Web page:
The Monday Sweet Spot – 08/22/2016

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In this moment, gentlemen, you’ve hit the “sweet spot”.

A moment that encourages you to open your senses, and to truly appreciate the experience that the smoke has ushered you into.

In the same way, it’s important to take time in our lives to slow down, and open our senses to the world around us. To take notice of the good things going on and the good people doing them.

These are life’s “sweet spots”, and your Monday could use one…

US Runner Who Helped Rival: This Is What The Olympics Are About

It’s in the moments of stress that our mettle is most tested, and on Tuesday the world got to see what American runner Abbey D’Agostino was made of.

D’Agostino, you may recall, collided with New Zealand’s Nikki Hamblin, and both ended up on the ground, injured, with no chance of winning the 5,000-meter race they were running. But something inspiring happened in that moment: D’Agostino helped Hamblin up so they could at least finish the race.

“The thing about that moment was everything happened so fast. And it’s just, all I know is I got up and my first instinct was ‘OK, turn around, we gotta finish this,'” D’Agostino, who hails from Topsfield, Massachusetts, told TODAY Thursday. “I don’t think that was me, I think that was literally the spirit of God in me, like, ‘Let’s go.'”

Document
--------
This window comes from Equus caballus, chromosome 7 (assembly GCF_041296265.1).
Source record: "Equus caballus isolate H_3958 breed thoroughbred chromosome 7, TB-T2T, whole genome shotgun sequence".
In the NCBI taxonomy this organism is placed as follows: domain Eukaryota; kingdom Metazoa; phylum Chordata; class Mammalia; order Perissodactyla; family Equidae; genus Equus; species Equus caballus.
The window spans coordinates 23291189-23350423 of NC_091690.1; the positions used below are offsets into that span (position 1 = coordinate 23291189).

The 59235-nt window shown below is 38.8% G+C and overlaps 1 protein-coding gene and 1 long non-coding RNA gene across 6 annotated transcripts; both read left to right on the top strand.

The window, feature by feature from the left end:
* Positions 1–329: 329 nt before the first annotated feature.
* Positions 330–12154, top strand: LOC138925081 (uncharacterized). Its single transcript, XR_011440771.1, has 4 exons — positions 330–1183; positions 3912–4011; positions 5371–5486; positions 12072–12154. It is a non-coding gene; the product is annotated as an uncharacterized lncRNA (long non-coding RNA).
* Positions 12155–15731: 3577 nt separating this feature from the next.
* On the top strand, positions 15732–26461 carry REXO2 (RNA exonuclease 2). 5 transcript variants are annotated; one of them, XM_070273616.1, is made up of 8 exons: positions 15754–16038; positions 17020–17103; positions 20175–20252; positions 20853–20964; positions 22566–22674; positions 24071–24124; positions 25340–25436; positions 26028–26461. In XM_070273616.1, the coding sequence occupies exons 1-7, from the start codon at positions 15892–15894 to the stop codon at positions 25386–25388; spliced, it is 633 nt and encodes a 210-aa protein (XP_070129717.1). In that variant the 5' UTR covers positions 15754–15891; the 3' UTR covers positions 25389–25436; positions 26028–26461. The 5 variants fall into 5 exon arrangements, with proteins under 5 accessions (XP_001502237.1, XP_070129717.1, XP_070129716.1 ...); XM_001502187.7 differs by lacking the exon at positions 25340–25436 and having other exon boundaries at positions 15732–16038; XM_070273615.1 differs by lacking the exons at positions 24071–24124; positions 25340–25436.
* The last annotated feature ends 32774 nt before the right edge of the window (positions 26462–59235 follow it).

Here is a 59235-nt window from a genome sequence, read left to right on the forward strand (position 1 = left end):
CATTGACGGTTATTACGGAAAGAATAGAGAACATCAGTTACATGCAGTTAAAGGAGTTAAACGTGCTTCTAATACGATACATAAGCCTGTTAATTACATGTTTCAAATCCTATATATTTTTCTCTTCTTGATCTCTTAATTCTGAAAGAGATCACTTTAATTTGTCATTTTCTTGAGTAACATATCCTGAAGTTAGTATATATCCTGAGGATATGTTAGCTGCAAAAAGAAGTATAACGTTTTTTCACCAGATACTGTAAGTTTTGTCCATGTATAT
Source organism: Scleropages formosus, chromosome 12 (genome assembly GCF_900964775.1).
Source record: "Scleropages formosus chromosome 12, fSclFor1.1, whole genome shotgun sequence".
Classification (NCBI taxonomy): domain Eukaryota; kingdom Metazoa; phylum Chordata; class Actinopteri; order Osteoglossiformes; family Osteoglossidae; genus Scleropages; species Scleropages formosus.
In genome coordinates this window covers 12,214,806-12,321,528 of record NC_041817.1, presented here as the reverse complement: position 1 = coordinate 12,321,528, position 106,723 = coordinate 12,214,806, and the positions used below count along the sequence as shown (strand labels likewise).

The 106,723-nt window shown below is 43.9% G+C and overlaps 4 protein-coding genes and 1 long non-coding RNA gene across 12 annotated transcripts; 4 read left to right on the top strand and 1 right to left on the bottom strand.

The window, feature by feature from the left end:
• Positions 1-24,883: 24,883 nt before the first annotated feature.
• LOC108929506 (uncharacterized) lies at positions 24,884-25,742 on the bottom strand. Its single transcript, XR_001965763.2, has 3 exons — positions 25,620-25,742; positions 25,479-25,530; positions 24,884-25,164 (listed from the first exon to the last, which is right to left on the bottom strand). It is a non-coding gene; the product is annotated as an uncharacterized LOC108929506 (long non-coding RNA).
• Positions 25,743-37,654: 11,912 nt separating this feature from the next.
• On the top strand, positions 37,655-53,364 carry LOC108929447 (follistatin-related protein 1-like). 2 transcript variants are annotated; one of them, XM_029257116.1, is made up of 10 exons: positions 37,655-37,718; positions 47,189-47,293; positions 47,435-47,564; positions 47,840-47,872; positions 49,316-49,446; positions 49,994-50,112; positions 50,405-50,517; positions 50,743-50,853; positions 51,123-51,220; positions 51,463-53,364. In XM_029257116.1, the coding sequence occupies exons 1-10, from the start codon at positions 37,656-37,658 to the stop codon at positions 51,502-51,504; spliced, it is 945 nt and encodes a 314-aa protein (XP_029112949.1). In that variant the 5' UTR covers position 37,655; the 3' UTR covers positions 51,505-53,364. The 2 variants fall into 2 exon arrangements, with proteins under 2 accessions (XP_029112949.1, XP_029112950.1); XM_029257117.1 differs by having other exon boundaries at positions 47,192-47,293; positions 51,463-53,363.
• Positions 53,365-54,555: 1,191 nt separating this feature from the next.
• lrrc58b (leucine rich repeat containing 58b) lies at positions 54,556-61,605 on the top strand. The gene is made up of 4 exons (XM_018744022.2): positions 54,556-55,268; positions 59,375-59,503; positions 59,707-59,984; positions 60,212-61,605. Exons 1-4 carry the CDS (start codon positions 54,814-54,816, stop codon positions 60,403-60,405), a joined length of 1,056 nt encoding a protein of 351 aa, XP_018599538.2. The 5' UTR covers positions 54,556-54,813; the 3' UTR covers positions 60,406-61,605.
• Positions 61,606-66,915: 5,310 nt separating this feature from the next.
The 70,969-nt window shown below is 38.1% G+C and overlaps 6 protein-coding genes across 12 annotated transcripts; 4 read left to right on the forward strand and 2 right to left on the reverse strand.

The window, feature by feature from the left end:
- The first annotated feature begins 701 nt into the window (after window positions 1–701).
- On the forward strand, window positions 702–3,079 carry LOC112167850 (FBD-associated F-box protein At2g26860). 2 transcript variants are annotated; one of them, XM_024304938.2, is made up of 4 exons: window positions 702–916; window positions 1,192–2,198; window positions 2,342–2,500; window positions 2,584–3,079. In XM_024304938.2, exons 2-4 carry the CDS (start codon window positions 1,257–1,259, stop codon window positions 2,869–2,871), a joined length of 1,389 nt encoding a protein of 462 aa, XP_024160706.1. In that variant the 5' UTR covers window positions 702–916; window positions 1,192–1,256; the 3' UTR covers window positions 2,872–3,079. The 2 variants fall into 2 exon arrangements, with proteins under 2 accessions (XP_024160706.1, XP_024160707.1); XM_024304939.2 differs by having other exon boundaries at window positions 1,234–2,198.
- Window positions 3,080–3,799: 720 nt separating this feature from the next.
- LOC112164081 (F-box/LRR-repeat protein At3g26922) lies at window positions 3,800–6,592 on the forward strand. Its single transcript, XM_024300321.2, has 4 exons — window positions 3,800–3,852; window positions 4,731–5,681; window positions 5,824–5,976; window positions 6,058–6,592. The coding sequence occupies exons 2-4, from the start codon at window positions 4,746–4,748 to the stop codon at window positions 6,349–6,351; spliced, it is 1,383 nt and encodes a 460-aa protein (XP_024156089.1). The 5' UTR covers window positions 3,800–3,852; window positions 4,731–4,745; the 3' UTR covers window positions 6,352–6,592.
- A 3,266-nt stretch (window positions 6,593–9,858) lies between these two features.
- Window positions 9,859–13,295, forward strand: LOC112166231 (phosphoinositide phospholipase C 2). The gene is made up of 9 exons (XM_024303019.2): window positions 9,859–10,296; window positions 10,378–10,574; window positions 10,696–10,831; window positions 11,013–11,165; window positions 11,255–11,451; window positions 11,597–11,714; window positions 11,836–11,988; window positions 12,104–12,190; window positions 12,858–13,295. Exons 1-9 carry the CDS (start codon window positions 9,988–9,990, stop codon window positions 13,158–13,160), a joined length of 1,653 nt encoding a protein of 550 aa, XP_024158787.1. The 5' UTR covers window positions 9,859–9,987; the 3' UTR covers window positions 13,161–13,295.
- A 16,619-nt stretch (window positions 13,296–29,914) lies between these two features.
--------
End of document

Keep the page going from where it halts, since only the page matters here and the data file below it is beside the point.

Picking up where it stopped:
It couldn’t have been easy to get up at all, much less help another and then go on to finish the race: D’Agostino had torn her ACL (anterior cruciate ligament) during the tangle. She had to go another full mile with that injury in order to complete the run. But she had Hamblin (who later helped her back up) by her side.

Afterward, D’Agostino said, “We just thanked each other. I think we were both speechless at the fact that we were able to share a moment like that. We both realized it was about so much more than our performance that day.”

D’Agostino faces surgery when she gets home, and as she showed on TODAY, she’s got a brace on her leg. But while her knee will heal, the memory will live on.

“It’s encouraging that a simple act of kindness just resonates with people,” she said. “We see it and we know that that’s what this is about. That’s what the Games is about

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